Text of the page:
vrijdag 15 maart 2013


The Berkshelf is a location on your local disk which contains the cookbooks you have installed and their dependencies. By default, The Berkshelf is located at ~/.berkshelf but this can be altered by setting the environment variable BERKSHELF_PATH. Berkshelf stores every version of a cookbook that you have ever installed. This is the same pattern found with RubyGems where once you have resolved and installed a gem, you will have that gem and it’s dependencies until you delete it. This central location is not the typical pattern of cookbook storage that you may be used to with Chef. The traditional pattern is to place all of your cookbooks in a directory called cookbooks or site-cookbooks within your Chef Repository. We do have all of our cookbooks in one central place, it’s just not the Chef Repository and they’re stored within directories named using the convention {name}-{version}.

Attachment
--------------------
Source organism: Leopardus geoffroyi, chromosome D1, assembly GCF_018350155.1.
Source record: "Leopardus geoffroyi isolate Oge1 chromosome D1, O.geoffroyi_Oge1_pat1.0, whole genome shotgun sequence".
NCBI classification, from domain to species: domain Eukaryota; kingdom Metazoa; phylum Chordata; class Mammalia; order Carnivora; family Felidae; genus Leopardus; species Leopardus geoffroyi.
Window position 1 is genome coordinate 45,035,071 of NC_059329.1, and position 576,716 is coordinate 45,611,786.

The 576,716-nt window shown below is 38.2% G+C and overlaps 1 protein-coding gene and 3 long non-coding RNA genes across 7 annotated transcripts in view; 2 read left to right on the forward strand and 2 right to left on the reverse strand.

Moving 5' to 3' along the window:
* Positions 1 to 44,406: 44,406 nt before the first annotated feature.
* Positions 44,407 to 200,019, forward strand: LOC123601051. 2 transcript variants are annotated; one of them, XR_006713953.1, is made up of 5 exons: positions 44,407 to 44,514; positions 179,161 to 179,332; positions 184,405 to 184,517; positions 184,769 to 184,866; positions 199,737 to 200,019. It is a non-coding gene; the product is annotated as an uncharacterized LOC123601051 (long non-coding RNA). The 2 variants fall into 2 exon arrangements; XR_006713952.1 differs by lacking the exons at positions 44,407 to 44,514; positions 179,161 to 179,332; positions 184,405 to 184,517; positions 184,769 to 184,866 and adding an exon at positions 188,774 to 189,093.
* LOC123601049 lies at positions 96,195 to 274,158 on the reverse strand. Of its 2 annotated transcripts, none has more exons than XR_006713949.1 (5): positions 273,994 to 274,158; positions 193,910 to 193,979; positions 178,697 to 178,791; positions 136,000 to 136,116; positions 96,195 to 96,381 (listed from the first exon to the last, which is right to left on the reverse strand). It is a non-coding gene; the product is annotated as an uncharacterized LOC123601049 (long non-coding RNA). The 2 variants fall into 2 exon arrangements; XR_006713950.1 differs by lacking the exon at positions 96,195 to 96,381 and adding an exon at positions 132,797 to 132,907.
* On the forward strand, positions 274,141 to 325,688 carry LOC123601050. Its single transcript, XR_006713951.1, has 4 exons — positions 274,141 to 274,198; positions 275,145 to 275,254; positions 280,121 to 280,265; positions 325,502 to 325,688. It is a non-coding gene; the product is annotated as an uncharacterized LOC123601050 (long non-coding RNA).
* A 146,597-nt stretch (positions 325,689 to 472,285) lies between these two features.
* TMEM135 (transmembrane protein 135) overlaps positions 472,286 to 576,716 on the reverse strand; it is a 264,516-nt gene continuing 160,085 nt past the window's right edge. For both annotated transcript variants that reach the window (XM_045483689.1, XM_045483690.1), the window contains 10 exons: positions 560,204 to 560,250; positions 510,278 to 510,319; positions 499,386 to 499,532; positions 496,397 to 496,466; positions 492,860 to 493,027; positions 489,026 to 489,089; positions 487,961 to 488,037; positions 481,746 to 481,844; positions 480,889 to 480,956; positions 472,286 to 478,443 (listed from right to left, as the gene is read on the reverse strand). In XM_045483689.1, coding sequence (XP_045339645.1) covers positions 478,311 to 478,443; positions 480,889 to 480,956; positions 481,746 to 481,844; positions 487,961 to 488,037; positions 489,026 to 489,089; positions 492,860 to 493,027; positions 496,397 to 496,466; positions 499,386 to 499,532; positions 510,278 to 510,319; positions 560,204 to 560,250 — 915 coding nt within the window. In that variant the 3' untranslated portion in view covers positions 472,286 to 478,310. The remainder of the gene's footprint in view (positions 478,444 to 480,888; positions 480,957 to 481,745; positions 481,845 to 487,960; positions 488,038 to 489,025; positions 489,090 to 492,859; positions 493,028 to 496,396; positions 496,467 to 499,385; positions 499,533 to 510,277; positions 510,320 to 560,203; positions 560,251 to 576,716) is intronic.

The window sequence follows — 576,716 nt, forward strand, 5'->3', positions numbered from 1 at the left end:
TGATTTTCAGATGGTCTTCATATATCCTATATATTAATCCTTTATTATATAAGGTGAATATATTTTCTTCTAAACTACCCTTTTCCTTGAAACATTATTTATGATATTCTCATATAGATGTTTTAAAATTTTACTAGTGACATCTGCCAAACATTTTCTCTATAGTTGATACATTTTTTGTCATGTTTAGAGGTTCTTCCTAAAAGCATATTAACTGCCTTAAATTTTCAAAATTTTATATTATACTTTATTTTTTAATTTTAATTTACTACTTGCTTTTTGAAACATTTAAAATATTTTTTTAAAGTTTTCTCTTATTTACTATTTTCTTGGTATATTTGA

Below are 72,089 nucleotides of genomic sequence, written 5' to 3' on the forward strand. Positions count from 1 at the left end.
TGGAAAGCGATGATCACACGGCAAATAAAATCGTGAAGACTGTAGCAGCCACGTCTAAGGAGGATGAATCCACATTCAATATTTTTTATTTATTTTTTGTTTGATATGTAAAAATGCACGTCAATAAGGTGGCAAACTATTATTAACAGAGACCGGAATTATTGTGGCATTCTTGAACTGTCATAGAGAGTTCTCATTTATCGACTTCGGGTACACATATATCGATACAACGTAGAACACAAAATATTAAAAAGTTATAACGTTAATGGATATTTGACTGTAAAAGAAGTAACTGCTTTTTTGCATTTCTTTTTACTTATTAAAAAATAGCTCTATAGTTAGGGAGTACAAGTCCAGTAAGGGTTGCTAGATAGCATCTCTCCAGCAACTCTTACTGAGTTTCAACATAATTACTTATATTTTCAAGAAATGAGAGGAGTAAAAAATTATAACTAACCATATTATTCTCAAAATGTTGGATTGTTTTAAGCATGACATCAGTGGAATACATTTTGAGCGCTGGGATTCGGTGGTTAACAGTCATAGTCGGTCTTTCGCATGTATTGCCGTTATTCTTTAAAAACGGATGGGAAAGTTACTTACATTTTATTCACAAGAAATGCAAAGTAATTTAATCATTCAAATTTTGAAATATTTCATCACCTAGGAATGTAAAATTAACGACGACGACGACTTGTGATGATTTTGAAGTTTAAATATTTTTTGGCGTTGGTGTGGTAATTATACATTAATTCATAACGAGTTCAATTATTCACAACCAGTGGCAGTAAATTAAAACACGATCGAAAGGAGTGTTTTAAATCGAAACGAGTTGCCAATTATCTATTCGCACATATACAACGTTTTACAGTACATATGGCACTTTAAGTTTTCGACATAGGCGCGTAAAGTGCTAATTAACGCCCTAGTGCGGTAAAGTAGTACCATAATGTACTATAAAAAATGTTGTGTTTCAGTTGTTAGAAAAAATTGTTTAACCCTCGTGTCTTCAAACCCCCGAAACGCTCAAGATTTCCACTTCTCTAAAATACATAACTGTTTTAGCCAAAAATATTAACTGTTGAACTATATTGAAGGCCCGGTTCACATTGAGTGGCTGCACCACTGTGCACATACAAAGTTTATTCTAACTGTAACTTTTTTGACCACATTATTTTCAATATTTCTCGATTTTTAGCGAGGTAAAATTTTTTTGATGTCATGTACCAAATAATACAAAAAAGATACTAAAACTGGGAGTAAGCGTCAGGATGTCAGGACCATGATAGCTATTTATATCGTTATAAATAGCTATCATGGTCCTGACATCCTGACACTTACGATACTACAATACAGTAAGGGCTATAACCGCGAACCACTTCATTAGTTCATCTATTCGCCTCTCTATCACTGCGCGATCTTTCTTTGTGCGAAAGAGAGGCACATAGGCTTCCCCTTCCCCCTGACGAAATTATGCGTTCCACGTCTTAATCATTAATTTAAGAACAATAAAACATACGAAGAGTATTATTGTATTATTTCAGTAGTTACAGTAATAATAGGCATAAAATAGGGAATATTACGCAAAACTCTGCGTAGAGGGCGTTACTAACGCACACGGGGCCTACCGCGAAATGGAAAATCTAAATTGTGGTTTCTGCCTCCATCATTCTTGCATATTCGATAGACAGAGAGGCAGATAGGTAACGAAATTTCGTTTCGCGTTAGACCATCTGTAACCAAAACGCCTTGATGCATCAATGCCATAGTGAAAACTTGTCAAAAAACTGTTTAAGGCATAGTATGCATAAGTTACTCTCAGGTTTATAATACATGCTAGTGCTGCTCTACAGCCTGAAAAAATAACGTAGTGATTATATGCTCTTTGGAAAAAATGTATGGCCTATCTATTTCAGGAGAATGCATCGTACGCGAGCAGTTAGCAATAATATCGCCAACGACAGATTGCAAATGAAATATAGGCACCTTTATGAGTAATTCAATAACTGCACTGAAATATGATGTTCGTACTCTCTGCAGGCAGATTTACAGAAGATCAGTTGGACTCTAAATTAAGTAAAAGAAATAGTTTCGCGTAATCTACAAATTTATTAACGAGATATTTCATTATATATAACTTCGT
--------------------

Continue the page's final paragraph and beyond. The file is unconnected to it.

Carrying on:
via Delicious http://berkshelf.com/

maandag 4 maart 2013

Pacemaker and HAProxy: Preventing Single Points of Failure - IT and ME

In the past, I’ve shared how we use HAProxy to help increase uptime and distribute load among any number of web servers. HAProxy is an amazing tool, and I can’t thank the author, Willy Tarreau, enough for making it available and open source. Of course, while HAProxy has proven to be extremely stable in production and we’ve never had an issue with it at all, it does present its own single point of failure. If your HAProxy server dies, everything that relies on HAProxy will go down with it. While I am not at all concerned about HAProxy itself crashing, I am concerned about a gamma ray hitting the CPU at just the wrong moment and nuking the whole thing.

via Delicious http://itand.me/41901523

zaterdag 2 maart 2013


via Delicious http://nzb.su/

jonnyboy/newznab-tmux · GitHub

Scripts for Newznab

via Delicious https://github.com/jonnyboy/newznab-tmux#readme